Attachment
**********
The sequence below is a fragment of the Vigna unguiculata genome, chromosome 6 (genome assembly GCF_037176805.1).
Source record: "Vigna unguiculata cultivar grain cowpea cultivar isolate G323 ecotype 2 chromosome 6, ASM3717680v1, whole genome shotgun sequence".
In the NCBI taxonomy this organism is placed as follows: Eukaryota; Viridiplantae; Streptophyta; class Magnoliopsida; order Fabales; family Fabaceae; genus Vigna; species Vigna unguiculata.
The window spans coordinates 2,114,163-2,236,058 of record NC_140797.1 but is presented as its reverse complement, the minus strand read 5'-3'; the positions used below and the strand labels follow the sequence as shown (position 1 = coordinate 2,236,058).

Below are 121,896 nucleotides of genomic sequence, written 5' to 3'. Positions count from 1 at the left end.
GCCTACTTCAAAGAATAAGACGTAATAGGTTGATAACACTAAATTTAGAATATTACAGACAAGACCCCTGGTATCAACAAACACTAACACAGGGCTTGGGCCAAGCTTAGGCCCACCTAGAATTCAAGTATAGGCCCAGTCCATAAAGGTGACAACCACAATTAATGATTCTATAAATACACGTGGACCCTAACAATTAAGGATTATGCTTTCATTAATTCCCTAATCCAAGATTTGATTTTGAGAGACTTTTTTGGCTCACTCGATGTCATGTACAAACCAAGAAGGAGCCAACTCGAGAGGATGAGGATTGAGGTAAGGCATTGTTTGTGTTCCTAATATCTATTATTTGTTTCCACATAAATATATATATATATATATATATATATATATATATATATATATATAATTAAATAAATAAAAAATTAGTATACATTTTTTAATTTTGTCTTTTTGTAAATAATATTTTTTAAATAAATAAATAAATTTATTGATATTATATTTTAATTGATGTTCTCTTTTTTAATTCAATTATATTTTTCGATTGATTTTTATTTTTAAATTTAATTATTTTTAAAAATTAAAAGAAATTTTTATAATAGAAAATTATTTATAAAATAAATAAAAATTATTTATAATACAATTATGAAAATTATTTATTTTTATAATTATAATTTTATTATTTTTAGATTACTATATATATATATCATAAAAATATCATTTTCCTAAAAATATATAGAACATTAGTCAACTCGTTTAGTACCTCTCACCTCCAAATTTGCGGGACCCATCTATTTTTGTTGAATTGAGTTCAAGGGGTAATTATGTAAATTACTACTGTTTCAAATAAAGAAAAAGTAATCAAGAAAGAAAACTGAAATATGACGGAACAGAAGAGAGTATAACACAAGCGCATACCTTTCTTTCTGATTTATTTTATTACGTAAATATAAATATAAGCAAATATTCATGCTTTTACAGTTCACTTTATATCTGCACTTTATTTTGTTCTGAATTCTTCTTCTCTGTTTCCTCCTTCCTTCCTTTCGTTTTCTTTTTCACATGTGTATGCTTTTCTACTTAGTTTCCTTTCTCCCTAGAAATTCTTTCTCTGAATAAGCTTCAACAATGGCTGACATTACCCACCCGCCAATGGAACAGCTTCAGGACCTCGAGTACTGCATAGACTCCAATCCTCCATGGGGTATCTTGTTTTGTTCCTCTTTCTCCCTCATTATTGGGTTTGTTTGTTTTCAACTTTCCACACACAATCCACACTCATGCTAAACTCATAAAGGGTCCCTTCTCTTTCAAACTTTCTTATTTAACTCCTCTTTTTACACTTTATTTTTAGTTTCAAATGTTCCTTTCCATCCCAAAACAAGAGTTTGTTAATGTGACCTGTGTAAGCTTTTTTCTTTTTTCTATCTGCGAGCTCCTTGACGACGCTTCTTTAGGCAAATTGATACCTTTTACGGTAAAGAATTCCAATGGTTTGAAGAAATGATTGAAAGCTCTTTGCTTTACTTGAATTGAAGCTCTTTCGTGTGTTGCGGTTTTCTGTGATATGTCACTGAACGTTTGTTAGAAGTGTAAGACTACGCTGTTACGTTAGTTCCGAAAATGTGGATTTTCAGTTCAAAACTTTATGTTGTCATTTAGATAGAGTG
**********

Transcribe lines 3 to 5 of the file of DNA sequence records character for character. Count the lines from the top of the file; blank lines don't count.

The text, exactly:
In the NCBI taxonomy this organism is placed as follows: Eukaryota; Viridiplantae; Streptophyta; class Magnoliopsida; order Fabales; family Fabaceae; genus Vigna; species Vigna unguiculata.
The window spans coordinates 2,114,163-2,236,058 of record NC_140797.1 but is presented as its reverse complement, the minus strand read 5'-3'; the positions used below and the strand labels follow the sequence as shown (position 1 = coordinate 2,236,058).

Below are 121,896 nucleotides of genomic sequence, written 5' to 3'. Positions count from 1 at the left end.